What I thank Benny for is that his project made me think of my own goals and how much effort I’m putting into my Chinese studies. Like I said in the beginning of this post, I want to be fluent when I graduate in the beginning of 2014.

What does fluency mean for me?

With HSK I want to pass HSK6. The Fachverband Chinesisch thinks that HSK6 with a good score would be more like B2 than C2 (Hanban that coordinates the HSK exams consider HSK6 to be the same level with C2). I haven’t taken the HSK6 yet, so you have to wait for a while to hear my own argumentative opinion about this. My plan is to pass HSK6 in December 2013.

My listening is at perhaps at the B1 level at the moment and I want to get it to C1 in two years. I want my Mandarin to be as good as my English, but note that my English is far from perfect. I want to understand almost everything in news, movies and TV-series (not including really technical stuff where I would have problems in English  too).

In reading I want to be able to enjoy reading Chinese novels and history books. Right now I’m just about to finish my first Chinese novel and I’m thinking about my goal for 2012. How many books should I read this year in Chinese?

In spoken Chinese I want to also get to the same level than my English is. The problem is that month by month I feel like my English is getting worse due to the lack of use of spoken English.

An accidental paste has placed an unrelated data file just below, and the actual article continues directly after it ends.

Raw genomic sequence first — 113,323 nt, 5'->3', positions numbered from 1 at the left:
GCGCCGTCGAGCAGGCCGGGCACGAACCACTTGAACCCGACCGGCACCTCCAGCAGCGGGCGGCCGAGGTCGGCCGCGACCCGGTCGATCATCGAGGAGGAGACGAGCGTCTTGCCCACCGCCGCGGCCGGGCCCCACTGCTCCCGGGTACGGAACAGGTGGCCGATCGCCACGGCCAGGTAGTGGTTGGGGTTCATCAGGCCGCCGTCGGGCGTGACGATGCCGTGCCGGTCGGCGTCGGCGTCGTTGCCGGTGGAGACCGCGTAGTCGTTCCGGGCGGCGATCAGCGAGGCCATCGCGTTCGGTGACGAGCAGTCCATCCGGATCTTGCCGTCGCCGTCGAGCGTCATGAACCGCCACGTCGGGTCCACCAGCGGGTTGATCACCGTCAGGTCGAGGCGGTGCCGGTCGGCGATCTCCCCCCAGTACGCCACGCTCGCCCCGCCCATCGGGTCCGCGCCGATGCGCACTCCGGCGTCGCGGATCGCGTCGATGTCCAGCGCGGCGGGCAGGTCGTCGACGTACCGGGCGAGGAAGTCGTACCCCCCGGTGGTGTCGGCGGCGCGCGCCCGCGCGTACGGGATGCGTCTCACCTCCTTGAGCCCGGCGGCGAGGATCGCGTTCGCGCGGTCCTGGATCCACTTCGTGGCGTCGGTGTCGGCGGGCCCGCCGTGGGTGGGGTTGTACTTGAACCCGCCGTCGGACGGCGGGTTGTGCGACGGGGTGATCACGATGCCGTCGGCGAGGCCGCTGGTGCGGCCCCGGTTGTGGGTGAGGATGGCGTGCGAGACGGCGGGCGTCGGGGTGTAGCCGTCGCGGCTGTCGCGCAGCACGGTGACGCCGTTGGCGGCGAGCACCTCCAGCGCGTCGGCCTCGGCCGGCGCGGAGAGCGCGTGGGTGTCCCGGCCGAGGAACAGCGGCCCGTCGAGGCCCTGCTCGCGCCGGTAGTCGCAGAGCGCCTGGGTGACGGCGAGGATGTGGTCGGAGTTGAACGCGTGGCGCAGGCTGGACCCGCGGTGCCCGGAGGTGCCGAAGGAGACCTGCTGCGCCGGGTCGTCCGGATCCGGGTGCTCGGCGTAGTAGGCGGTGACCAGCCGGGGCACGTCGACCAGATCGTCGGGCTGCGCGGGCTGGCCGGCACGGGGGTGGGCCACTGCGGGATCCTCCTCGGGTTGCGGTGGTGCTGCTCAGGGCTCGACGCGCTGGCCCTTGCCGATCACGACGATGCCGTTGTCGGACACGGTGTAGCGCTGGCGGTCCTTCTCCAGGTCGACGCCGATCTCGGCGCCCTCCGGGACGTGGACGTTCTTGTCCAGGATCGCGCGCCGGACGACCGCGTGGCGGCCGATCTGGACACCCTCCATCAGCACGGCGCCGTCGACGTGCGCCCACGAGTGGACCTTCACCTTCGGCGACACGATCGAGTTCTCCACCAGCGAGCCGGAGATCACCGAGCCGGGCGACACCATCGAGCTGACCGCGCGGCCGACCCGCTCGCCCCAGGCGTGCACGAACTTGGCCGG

In writing I want to be able to write a blog like this but in Chinese. With same level of difficulty than I’m writing in English right now.

What am I going to do in order to become fluent?

This is what I’m going over at the moment. Thinking of my goals for 2012 and how high I should aim that I’ll be fluent after two years. I’m not looking for impossible goals, as then I would just give up, but I’m ready to do more work than ever before with my Chinese. And I have to as Chinese is my only skill at the moment and I probably won’t study other degrees after graduation.

If you have any advice or tips for me, they’re all welcome! I would also like to hear what are your goals and how fluent in Chinese you want to become?

  • Vyara

    My dream is to be fluent in Mandarin, in particular so that I will be able to communicate in such a way that I can express exactly what I want to say, and in particular to be able to read Chinese poetry.